I'm pretty impressed with the fact that they are keeping up with things in the face of the chaos in the aftermath of a major earthquake and that tsunami. Just getting around is challenging and they are having to deal with THIS? God bless them!! I'm praying for their continued fortitude and wisdom to make the right decisions, and to keep themselves safe as well as the public.
Tuesday, around noon
Ready for another Japan update? I have seen some updated numbers released for radiation dose rates. As of this morning (9:15 EDT), the radiation levels at the site boundary of Fukushima Daiichi were reported to be 821 millirem per hour. This is much higher than they like—remember from earlier posts that regulations limit exposure to the public to 100 millirem per year. They have evacuated the general public to a 12 mile radius around the plant. If the radiation stayed at the plant, the public outside the 12 mile radius would be receiving essentially no dose. But, it looks like the wind is blosing to the south, and has carried the radioactive “plume” along with it. As it moves, it will disperse and be diluted. They were seeing about 0.4 millirem about 200 km south of the plant (about 124 miles).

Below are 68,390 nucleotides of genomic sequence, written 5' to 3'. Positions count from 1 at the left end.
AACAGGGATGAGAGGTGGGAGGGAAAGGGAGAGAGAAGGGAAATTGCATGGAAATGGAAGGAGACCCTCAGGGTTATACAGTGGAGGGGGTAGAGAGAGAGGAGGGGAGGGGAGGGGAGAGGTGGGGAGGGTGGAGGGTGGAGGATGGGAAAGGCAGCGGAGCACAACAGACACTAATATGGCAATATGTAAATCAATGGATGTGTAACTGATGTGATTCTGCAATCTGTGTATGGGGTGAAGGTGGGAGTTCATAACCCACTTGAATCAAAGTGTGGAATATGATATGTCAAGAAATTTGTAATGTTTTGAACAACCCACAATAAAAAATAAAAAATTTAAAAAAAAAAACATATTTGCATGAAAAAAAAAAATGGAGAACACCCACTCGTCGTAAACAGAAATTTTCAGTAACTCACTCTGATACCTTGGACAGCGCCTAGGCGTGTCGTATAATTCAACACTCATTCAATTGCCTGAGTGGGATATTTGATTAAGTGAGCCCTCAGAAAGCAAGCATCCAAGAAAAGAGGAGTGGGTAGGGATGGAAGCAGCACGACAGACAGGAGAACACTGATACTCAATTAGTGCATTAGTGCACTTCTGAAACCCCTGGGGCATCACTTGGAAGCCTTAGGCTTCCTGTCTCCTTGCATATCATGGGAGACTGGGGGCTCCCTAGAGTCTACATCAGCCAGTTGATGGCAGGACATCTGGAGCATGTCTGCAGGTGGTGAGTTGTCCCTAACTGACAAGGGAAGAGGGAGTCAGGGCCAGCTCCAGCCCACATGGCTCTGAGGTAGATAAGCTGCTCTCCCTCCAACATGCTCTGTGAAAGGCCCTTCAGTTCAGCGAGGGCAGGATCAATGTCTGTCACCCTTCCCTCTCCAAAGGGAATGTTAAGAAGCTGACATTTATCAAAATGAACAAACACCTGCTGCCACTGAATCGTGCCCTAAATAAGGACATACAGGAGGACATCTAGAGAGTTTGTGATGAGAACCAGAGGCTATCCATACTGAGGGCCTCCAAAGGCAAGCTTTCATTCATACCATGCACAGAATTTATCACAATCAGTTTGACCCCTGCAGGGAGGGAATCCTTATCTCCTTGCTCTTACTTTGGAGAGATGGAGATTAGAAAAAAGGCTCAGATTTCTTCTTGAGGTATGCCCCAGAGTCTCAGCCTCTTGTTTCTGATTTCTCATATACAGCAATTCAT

So, the measurement was 40 rem/hr (40,000 millirem) near the Unit 3 reactor, 821 millirem at the site boundary, and 0.4 millirem at 124 miles. [NOTE: without knowing what the wind is doing or the plume, we can’t make too many judgments about what is happening in the 124 miles between the plant and the measurement point. If the radiation was released in a “puff”, it could be mostly contained in the “cloud” that is passing over the measurement point. Or, it could be a plume that is stretching from the plant to 124 miles away. Without more information, I just don’t know.